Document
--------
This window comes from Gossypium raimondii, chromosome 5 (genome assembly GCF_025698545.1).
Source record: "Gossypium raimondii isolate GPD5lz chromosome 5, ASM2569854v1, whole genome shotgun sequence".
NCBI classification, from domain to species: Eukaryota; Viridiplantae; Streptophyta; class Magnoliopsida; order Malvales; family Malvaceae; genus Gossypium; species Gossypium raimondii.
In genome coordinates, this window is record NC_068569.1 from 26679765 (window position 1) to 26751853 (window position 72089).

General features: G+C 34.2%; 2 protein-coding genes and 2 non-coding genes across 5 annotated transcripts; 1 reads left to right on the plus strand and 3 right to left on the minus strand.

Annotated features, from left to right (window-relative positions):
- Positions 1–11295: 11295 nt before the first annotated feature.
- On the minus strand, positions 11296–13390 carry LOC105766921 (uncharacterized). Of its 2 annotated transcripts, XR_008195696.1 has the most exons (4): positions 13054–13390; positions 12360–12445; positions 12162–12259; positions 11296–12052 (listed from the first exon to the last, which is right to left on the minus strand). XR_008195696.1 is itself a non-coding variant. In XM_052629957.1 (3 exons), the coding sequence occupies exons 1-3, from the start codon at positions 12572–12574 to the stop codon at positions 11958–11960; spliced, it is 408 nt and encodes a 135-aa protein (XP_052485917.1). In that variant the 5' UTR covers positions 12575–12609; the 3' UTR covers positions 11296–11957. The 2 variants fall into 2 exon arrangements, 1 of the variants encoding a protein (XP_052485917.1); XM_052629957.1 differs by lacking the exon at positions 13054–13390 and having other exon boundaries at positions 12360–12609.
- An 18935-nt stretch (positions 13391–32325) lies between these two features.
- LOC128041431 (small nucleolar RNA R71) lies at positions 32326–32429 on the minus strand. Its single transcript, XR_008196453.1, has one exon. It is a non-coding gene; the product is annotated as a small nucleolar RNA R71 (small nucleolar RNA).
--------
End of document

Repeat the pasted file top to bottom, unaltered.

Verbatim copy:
This window comes from Gossypium raimondii, chromosome 5 (genome assembly GCF_025698545.1).
Source record: "Gossypium raimondii isolate GPD5lz chromosome 5, ASM2569854v1, whole genome shotgun sequence".
NCBI classification, from domain to species: Eukaryota; Viridiplantae; Streptophyta; class Magnoliopsida; order Malvales; family Malvaceae; genus Gossypium; species Gossypium raimondii.
In genome coordinates, this window is record NC_068569.1 from 26679765 (window position 1) to 26751853 (window position 72089).

General features: G+C 34.2%; 2 protein-coding genes and 2 non-coding genes across 5 annotated transcripts; 1 reads left to right on the plus strand and 3 right to left on the minus strand.

Annotated features, from left to right (window-relative positions):
- Positions 1–11295: 11295 nt before the first annotated feature.
- On the minus strand, positions 11296–13390 carry LOC105766921 (uncharacterized). Of its 2 annotated transcripts, XR_008195696.1 has the most exons (4): positions 13054–13390; positions 12360–12445; positions 12162–12259; positions 11296–12052 (listed from the first exon to the last, which is right to left on the minus strand). XR_008195696.1 is itself a non-coding variant. In XM_052629957.1 (3 exons), the coding sequence occupies exons 1-3, from the start codon at positions 12572–12574 to the stop codon at positions 11958–11960; spliced, it is 408 nt and encodes a 135-aa protein (XP_052485917.1). In that variant the 5' UTR covers positions 12575–12609; the 3' UTR covers positions 11296–11957. The 2 variants fall into 2 exon arrangements, 1 of the variants encoding a protein (XP_052485917.1); XM_052629957.1 differs by lacking the exon at positions 13054–13390 and having other exon boundaries at positions 12360–12609.
- An 18935-nt stretch (positions 13391–32325) lies between these two features.
- LOC128041431 (small nucleolar RNA R71) lies at positions 32326–32429 on the minus strand. Its single transcript, XR_008196453.1, has one exon. It is a non-coding gene; the product is annotated as a small nucleolar RNA R71 (small nucleolar RNA).